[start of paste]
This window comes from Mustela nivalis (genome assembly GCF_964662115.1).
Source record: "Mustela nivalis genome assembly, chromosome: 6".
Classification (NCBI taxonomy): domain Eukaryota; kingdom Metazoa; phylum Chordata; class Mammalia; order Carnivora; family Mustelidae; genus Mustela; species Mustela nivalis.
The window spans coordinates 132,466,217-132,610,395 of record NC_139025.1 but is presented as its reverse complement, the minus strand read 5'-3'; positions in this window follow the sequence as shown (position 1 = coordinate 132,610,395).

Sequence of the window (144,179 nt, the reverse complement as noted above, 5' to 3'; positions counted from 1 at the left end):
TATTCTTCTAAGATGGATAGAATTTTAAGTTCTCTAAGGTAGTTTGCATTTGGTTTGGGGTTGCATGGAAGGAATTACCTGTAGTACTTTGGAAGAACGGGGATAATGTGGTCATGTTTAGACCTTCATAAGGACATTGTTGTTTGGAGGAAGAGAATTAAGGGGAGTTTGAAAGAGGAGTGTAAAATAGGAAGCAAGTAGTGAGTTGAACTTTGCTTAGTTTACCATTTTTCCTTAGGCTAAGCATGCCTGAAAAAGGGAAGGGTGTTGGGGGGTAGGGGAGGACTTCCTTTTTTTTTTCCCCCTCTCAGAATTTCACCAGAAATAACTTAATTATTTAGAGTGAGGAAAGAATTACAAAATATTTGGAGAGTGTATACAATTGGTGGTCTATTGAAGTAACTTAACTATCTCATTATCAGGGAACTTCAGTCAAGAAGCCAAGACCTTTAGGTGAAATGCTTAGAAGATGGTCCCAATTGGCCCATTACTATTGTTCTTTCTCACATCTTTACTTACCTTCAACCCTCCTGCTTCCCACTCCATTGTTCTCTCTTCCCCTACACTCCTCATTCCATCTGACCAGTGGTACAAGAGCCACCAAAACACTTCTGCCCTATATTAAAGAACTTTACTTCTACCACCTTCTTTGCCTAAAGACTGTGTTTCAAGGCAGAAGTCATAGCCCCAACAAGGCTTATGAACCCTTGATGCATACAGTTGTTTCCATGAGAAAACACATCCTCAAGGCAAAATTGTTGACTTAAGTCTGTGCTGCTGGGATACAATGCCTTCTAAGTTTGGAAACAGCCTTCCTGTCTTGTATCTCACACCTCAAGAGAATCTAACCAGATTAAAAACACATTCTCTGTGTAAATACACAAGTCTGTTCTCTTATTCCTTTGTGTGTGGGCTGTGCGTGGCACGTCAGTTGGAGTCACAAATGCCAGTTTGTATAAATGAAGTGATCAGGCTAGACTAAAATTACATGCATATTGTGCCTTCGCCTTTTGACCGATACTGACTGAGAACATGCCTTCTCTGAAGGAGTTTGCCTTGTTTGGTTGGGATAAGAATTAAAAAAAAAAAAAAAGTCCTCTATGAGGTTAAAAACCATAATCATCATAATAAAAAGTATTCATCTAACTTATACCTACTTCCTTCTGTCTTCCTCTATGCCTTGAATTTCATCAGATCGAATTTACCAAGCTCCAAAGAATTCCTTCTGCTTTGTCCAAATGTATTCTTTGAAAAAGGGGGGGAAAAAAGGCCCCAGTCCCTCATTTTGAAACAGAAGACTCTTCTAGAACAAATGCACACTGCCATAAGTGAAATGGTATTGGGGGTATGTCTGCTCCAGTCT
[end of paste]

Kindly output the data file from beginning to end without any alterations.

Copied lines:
This window comes from Mustela nivalis (genome assembly GCF_964662115.1).
Source record: "Mustela nivalis genome assembly, chromosome: 6".
Classification (NCBI taxonomy): domain Eukaryota; kingdom Metazoa; phylum Chordata; class Mammalia; order Carnivora; family Mustelidae; genus Mustela; species Mustela nivalis.
The window spans coordinates 132,466,217-132,610,395 of record NC_139025.1 but is presented as its reverse complement, the minus strand read 5'-3'; positions in this window follow the sequence as shown (position 1 = coordinate 132,610,395).

Sequence of the window (144,179 nt, the reverse complement as noted above, 5' to 3'; positions counted from 1 at the left end):
TATTCTTCTAAGATGGATAGAATTTTAAGTTCTCTAAGGTAGTTTGCATTTGGTTTGGGGTTGCATGGAAGGAATTACCTGTAGTACTTTGGAAGAACGGGGATAATGTGGTCATGTTTAGACCTTCATAAGGACATTGTTGTTTGGAGGAAGAGAATTAAGGGGAGTTTGAAAGAGGAGTGTAAAATAGGAAGCAAGTAGTGAGTTGAACTTTGCTTAGTTTACCATTTTTCCTTAGGCTAAGCATGCCTGAAAAAGGGAAGGGTGTTGGGGGGTAGGGGAGGACTTCCTTTTTTTTTTCCCCCTCTCAGAATTTCACCAGAAATAACTTAATTATTTAGAGTGAGGAAAGAATTACAAAATATTTGGAGAGTGTATACAATTGGTGGTCTATTGAAGTAACTTAACTATCTCATTATCAGGGAACTTCAGTCAAGAAGCCAAGACCTTTAGGTGAAATGCTTAGAAGATGGTCCCAATTGGCCCATTACTATTGTTCTTTCTCACATCTTTACTTACCTTCAACCCTCCTGCTTCCCACTCCATTGTTCTCTCTTCCCCTACACTCCTCATTCCATCTGACCAGTGGTACAAGAGCCACCAAAACACTTCTGCCCTATATTAAAGAACTTTACTTCTACCACCTTCTTTGCCTAAAGACTGTGTTTCAAGGCAGAAGTCATAGCCCCAACAAGGCTTATGAACCCTTGATGCATACAGTTGTTTCCATGAGAAAACACATCCTCAAGGCAAAATTGTTGACTTAAGTCTGTGCTGCTGGGATACAATGCCTTCTAAGTTTGGAAACAGCCTTCCTGTCTTGTATCTCACACCTCAAGAGAATCTAACCAGATTAAAAACACATTCTCTGTGTAAATACACAAGTCTGTTCTCTTATTCCTTTGTGTGTGGGCTGTGCGTGGCACGTCAGTTGGAGTCACAAATGCCAGTTTGTATAAATGAAGTGATCAGGCTAGACTAAAATTACATGCATATTGTGCCTTCGCCTTTTGACCGATACTGACTGAGAACATGCCTTCTCTGAAGGAGTTTGCCTTGTTTGGTTGGGATAAGAATTAAAAAAAAAAAAAAAGTCCTCTATGAGGTTAAAAACCATAATCATCATAATAAAAAGTATTCATCTAACTTATACCTACTTCCTTCTGTCTTCCTCTATGCCTTGAATTTCATCAGATCGAATTTACCAAGCTCCAAAGAATTCCTTCTGCTTTGTCCAAATGTATTCTTTGAAAAAGGGGGGGAAAAAAGGCCCCAGTCCCTCATTTTGAAACAGAAGACTCTTCTAGAACAAATGCACACTGCCATAAGTGAAATGGTATTGGGGGTATGTCTGCTCCAGTCT